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Need some help with over-eating?

Need some help with over-eating?

We all need help curbing our over-eating from time to time. Here are some helpful tips to prevent and over-eating overload.

Avoid Waiting Until You're Ravenous to Eat

If you don't feel hunger until it is too late, it can be challenging to eat your meal with mindfulness of your satiety levels. Set yourself up for success by beginning your meal when you're feeling hungry, but not ill or irritated. That said, many of us are not so great at knowing when we're hungry until it's too late, but if you are intermittent fasting, you can keep an hour in mind when you know your eating window will begin.

Are You Hungry Enough to Eat an Apple?

It might sound strange, but we often experience cravings that have nothing to do with hunger. Do you ever find that you have enough room to eat an ice-cream after a full meal but, the idea of eating a nutrient-dense snack, such as an apple and nut butter, sounds unappealing? In this case, you're probably not truly hungry. The next time you want to reach for a snack, ask yourself if you're hungry enough to eat a whole apple. If the answer is no, think about when you last ate and if you are experiencing real hunger. 

Drink Fluids Before You Eat 

It's always a good idea to have a drink before you start eating. Filling your stomach with a glass of water or tea can take the edge off of hunger so that you don't rush into your meal and eat too fast. 

Help Manage Your Portion Sizes with Calocurb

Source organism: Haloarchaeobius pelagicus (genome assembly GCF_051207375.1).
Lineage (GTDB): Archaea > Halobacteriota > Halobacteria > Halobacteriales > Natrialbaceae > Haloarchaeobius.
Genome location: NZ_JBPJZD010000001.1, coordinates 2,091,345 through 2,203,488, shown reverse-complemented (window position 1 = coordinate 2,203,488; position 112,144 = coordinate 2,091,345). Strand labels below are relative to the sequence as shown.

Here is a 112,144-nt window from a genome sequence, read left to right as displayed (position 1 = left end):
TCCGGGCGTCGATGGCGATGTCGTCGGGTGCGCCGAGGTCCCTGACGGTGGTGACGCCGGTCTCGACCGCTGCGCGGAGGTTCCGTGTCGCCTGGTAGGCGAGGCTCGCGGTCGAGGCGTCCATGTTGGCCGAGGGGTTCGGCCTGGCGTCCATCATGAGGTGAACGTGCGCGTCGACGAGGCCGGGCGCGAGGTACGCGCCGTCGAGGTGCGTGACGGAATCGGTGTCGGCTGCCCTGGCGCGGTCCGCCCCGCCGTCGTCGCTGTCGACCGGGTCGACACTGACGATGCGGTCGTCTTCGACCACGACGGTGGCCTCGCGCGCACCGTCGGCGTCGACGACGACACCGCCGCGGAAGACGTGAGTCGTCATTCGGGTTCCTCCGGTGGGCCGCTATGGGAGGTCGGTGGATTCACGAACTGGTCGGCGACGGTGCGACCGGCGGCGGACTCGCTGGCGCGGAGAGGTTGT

For those not doing a fasting programme, we suggest taking Calocurb an hour before a meal twice daily (or when your craving time usually hits).  For those on a fasting programme (16:8 as an example), we suggest taking a capsule at 9 am (during fasting), and one at 5 pm (during your eating window, before dinner). One of the best things with Calocurb is that you can change it around your daily schedule to find what suits you in terms of when it benefits your appetite/hunger the most. Our recommendation is a guide on what our clinical trials are based on, and what has been working for other customers and us.

Connect More with Your Food 

Before the start of a meal, think about where your food is coming from, what makes up the meal and all the work that went into it. This can help you feel more connected to and mindful of the food you're eating. 

Clear Those Distractions

Turn off the TV, get away from the computer and turn your mobile on silent. It's hard to tune into your body's cues with digital distractions making noise and taking our focus off of the task at hand: eating. Sit at the table with a chair and a plate to put yourself in a pleasant environment and mind-set for eating intuitively. 

Balance Your Plate

A meal that includes a mix of carbohydrates, fat, and protein is more likely to satiate you faster and keep you full longer. When our meals are balanced, we get shorter-term energy from starchy veggies and grains and longer-term energy from healthy fat and protein.

Take Time-Out as You Eat

During the meal, pause and put your fork down. This gives you more time to pace yourself and check in to gauge how full you are. Engage in conversation if you are with someone. Take several deep breaths and drink some water. Repeat this several times during the meal.  

Manage Your Stress

Eating is not just something we do when we are hungry anymore. Much of our eating is stress-related, which can lead us to overeat, too often, and eat the wrong foods. By taking steps to reduce stress through exercise, spending time in nature, practising mindfulness, or enjoying time with loved ones, you can reduce your chances of overeating. 

Avoid the 'Last-Supper' Effect

Whenever we create a food restriction, it makes us susceptible to binge later on. In other words, if you forbid yourself from eating certain foods, you are highly likely to overindulge in them while you still can, a phenomenon also known as the "last supper effect." This can also carry over after you stop eating a particular food. 

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